by Natalie Dee
I’m an attractive dude and am hip to fashion, etc. However, I have one big problem: strawberry nose. For like five years now (I’m 20) I’ve had a problem with the pores on my nose being big and getting clogged easily.
I wash my face every day and have been using a blackhead cleansing scrub for probably six months or so, but it doesn’t seem to help. Is there a solution (an inexpensive one) for this or will I just have to live with having what I think is a pretty gross nose for the rest of my life? —Kyle
The redness and large pores you’re describing could be attributed to a lot of different things. If your problem is caused by acne, a cleansing routine that includes benzoyl peroxide or salicylic acid may be your best bet. However, the fact that you’ve been using a special face wash with no results makes me think it may be something else.
Two possibilities are rosacea and rhinophyma. Both are diseases that can cause redness and thickening of the skin on and around the nose, and enlarged pores. In fact, rhinophyma is a type of rosacea that primarily affects men.
Unfortunately, neither disease has a cure, but the symptoms can be controlled and minimized with the help of a dermatologist. It may not be the cheapest way to get relief, but it would probably be the most effective.
I just moved to a new apartment in June so this is my first autumn here. On my street, which is where I park, there are these trees that just started dropping berries on the cars.
I took my car to get washed pretty soon after I realized what was happening (I only drive about once every couple of days so they may have been there a couple of days) and the guy told me that the stains were permanent and that I would either have to have my car detailed or repainted.
I am really angry, mostly because I was planning on staying here till the end of next December, which means I have another autumn here, and therefore I have another 14 months of driving my white car around that looks like GARBAGE and is going to cost me a lot of money to get fixed. I mean, this car looks TERRIBLE.
Do you think my landlord (big company) should be responsible for paying for my car to be repainted? Or is it my own damn fault somehow? —Erica
That’s a toughie... I don’t think it’s the landlord’s fault, since he has nothing to do with what’s going on in the street. You could try to bring up your concerns with the city, since they’re in charge of making sure the streets remain clean. Alternately, you could try to find out who owns the tree that dropped the berries and talk to him or her.
Whether it does any good is up in the air. Personally, I think the responsibility for the repairs is going to fall on your shoulders. There were probably berries already on the ground when you parked, which should have warned you. Also, I don’t see how your paint could be that damaged unless you left the berries on the car for a while and the acids had a considerable amount of time to work their magic.
If it was the fault of the tree and not of you not sweeping the berries off your car, there should be a lot more damaged cars on your street. If you’re not seeing similar damage on your neighbors’ cars, it was probably something you did or didn’t do.
I’ve been pretty unhappy with my job lately (OK, let’s be honest, I never liked it). I originally planned to stay until late December, resign, take the holidays off and start a new position in January. But man, you know it’s a lot of work to quit your job!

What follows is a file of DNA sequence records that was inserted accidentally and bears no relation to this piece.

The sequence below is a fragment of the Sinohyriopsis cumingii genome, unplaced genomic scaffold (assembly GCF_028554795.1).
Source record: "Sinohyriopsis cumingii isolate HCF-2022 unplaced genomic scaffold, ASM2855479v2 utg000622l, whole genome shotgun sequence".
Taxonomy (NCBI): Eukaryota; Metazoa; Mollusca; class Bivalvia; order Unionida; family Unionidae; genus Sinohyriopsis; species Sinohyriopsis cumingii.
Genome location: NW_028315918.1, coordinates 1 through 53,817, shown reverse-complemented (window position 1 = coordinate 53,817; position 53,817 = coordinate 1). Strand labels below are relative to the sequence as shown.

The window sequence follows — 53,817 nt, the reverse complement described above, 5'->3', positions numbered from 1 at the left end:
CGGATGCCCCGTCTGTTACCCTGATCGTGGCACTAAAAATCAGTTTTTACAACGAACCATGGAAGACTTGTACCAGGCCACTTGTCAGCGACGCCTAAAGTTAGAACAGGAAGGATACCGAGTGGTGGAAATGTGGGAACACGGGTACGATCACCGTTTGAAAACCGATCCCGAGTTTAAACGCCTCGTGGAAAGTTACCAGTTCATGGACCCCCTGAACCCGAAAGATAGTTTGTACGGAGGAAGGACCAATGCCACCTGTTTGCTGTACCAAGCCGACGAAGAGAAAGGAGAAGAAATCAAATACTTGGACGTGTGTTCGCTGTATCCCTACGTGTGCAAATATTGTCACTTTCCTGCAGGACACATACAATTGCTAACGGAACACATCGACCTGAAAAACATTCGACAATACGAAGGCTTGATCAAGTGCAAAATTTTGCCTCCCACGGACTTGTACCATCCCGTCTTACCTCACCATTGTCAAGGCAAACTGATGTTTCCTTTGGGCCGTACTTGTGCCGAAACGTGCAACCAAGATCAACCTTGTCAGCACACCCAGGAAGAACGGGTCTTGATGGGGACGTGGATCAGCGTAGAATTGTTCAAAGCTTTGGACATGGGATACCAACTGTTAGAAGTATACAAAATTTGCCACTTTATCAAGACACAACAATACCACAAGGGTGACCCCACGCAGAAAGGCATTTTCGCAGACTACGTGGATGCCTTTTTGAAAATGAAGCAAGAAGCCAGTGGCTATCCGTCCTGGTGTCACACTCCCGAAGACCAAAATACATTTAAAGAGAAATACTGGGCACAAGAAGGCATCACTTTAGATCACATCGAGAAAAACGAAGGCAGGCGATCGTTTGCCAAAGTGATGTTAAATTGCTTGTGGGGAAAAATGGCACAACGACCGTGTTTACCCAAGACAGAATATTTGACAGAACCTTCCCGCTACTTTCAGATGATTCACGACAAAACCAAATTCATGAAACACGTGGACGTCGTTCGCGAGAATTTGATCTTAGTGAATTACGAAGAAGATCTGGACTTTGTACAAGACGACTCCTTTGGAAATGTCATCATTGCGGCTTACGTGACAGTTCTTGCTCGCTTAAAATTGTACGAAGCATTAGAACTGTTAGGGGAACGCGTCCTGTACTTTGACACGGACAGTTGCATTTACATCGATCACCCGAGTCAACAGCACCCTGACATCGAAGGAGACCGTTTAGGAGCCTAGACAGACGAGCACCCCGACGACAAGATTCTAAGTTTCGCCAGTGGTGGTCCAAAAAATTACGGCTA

This is my first “big girl” full-time job, so my question is, how do I go about the whole resignation deal? Do you have any recommendations for the letter of resignation? What if they ask me for an exit interview? —Maggie
The key to quitting is making it as painless as possible for both you and your employer. The usual rule of thumb is two weeks’ notice, but if you’re in any kind of position of power, or if there are a lot of responsibilities associated with your job, you might want to give four to six weeks’ notice. Work with your supervisors to train your replacement and keep them up to date on whatever projects you’re working on.
As far as your letter of resignation, just blow a bunch of smoke up their asses. Tell them how much the position taught you about the field, how much you’re going to miss working there, blah blah blah. Make it seem like the reason you’re leaving is because you got offered some sweet career-building opportunity instead of telling them you’re quitting because they’re all dicks.
If they ask you for an exit interview, just blow some more smoke up their asses, and then go home and never come back.
My dad’s been telling me how I shouldn’t be advertising the fact that I want to be a doctor because I don’t have the potential to become one. He tells me to enter an easier field and he gets mad when I tell him what I really want to do.
I’m not the kind of person who can spin negative criticism into constructive criticism and it just depresses me. I don’t ever disrespect him and feel obligated to listen to him. What do I do?
Sorry, dude. I’m just gonna have to tell you to fuck your dad. Sure, going to med school is HARD, and it’s going to be a lot of work, but you can do whatever you want.
If you have the initiative, and the self-discipline to study hard, then DO IT. Go be a doctor. Just because your dad is giving you a hard time doesn’t mean you can’t do it. You can do it, and if your dad doesn’t like it he can suck your doctorate.
Natalie Dee is a Columbus-based artist and writer whose work can be seen at nataliedee.com. To Ask Natalie, e-mail firstname.lastname@example.org
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